We thought that the expression ‘broken heart’ was just a metaphor, but science is telling us that it is not: breakups and rejections do cause physical pain. When a group of psychologists asked research participants to look at images of their ex-partners who broke up with them, researchers found that the same brain areas that are activated by physical pain are also activated by looking at images of ex-partners. Looking at images of our ex is a painful experience, literally.[1].

Given that the effect of rejections and breakups is the same as the effect of physical pain, scientists have speculated on whether the practices that reduce physical pain could be used to reduce the emotional pain that follows from breakups and rejections. In a study on whether painkillers reduce the emotional pain caused by a breakup, researchers found that painkillers did help. Individuals who took painkillers were better able to deal with their breakup. Tamar Cohen wrote that “A simple dose of paracetamol could help ease the pain of a broken heart.”[2]

Advertising

Just like painkillers can be used to ease the pain of a broken heart, other practices that ease physical pain can also be used to ease the pain of rejections and breakups. Three of these scientifically validated practices are presented in this article.

Looking at images of loved ones

While images of ex-partners stimulate the pain neuro-circuitry in our brain, images of loved ones activate a different circuitry. Looking at images of people who care about us increases the release of oxytocin in our body. Oxytocin, or the “cuddle hormone,” is the hormone that our body relies on to induce in us a soothing feeling of tranquility, even when we are under high stress and pain.

Advertising

In fact, oxytocin was found to have a crucial role as a mother is giving birth to her baby. Despite the extreme pain that a mother has to endure during delivery, the high level of oxytocin secreted by her body transforms pain into pleasure. Mariem Melainine notes that, “Oxytocin levels are usually at their peak during delivery, which promotes a sense of euphoria in the mother and helps her develop a stronger bond with her baby.”[3]

Whenever you feel tempted to look at images of your ex-partner, log into your Facebook page and start browsing images of your loved ones. As Eva Ritvo, M.D. notes, “Facebook fools our brain into believing that loved ones surround us, which historically was essential to our survival. The human brain, because it evolved thousands of years before photography, fails on many levels to recognize the difference between pictures and people”[4]

Advertising

Exercise

Endorphins are neurotransmitters that reduce our perception of pain. When our body is high on endorphins, painful sensations are kept outside of conscious awareness. It was found that exercise causes endorphins to be secreted in the brain and as a result produce a feeling of power, as psychologist Alex Korb noted in his book: “Exercise causes your brain to release endorphins, neurotransmitters that act on your neurons like opiates (such as morphine or Vicodin) by sending a neural signal to reduce pain and provide anxiety relief.”[5] By inhibiting pain from being transmitted to our brain, exercise acts as a powerful antidote to the pain caused by rejections and breakups.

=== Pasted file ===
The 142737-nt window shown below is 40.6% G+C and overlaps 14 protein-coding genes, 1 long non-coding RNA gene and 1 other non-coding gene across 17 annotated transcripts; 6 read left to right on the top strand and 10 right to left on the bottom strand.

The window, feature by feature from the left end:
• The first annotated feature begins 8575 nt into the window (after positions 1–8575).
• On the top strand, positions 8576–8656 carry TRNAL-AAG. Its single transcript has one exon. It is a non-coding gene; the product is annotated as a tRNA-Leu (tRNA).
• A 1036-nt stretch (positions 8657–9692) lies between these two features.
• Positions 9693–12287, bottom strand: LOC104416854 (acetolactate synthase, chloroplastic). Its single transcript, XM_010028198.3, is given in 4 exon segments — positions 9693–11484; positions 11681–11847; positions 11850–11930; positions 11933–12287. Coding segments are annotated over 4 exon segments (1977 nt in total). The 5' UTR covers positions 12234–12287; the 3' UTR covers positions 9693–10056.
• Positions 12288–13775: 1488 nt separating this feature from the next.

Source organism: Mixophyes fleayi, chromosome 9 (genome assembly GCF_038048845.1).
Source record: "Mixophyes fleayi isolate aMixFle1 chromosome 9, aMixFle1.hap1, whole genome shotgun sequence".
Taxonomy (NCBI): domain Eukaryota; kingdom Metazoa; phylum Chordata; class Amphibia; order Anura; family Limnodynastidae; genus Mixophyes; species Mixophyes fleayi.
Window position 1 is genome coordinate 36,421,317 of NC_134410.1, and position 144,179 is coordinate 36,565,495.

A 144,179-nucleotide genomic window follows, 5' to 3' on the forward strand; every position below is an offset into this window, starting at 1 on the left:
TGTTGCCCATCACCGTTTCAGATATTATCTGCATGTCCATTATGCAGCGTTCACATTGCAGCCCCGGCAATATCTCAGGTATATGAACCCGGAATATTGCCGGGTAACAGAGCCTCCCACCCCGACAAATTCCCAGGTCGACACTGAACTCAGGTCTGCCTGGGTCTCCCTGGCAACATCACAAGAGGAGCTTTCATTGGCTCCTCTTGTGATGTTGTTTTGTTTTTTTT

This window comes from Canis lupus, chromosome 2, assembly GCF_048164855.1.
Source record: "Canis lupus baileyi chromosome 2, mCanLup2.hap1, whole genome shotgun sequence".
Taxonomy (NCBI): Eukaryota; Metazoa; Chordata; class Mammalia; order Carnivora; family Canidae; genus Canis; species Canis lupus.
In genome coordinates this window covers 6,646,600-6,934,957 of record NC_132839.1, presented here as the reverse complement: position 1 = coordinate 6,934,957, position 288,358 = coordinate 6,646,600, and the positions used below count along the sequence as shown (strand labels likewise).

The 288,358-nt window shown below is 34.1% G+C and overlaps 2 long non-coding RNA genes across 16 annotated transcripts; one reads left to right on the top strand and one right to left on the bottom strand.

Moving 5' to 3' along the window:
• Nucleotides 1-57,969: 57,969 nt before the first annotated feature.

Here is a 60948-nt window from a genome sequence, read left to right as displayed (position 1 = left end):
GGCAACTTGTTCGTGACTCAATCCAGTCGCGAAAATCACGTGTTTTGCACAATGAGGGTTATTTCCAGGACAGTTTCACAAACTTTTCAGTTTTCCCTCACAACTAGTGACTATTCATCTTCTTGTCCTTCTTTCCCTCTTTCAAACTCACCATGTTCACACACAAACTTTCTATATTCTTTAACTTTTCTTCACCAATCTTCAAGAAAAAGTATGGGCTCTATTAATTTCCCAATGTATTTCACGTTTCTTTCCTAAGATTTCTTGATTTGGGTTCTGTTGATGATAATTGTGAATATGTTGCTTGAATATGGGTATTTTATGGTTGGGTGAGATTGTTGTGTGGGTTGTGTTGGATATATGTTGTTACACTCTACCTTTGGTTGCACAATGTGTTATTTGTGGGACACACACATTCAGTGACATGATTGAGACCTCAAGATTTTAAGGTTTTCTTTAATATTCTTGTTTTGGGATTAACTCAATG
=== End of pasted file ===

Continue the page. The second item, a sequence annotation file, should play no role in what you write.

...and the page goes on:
Meditation

Jon Kabat Zinn, a doctor who pioneered the use of mindfulness meditation therapy for patients with chronic pain, has argued that it is not pain itself that is harmful to our mental health, rather, it is the way we react to pain. When we react to pain with irritation, frustration, and self-pity, more pain is generated, and we enter a never ending spiral of painful thoughts and sensations.

Advertising

In order to disrupt the domino effect caused by reacting to pain with pain, Kabat Zinn and other proponents of mindfulness meditation therapy have suggested reacting to pain through nonjudgmental contemplation and acceptance. By practicing meditation on a daily basis and getting used to the habit of paying attention to the sensations generated by our body (including the painful ones and by observing these sensations nonjudgmentally and with compassion) our brain develops the habit of reacting to pain with grace and patience.

When you find yourself thinking about a recent breakup or a recent rejection, close your eyes and pay attention to the sensations produced by your body. Take deep breaths and as you are feeling the sensations produced by your body, distance yourself from them, and observe them without judgment and with compassion. If your brain starts wandering and gets distracted, gently bring back your compassionate nonjudgmental attention to your body. Try to do this exercise for one minute and gradually increase its duration.

With consistent practice, nonjudgmental acceptance will become our default reaction to breakups, rejections, and other disappointments that we experience in life. Every rejection and every breakup teaches us great lessons about relationships and about ourselves.

Featured photo credit: condesign via pixabay.com

Reference

Read Next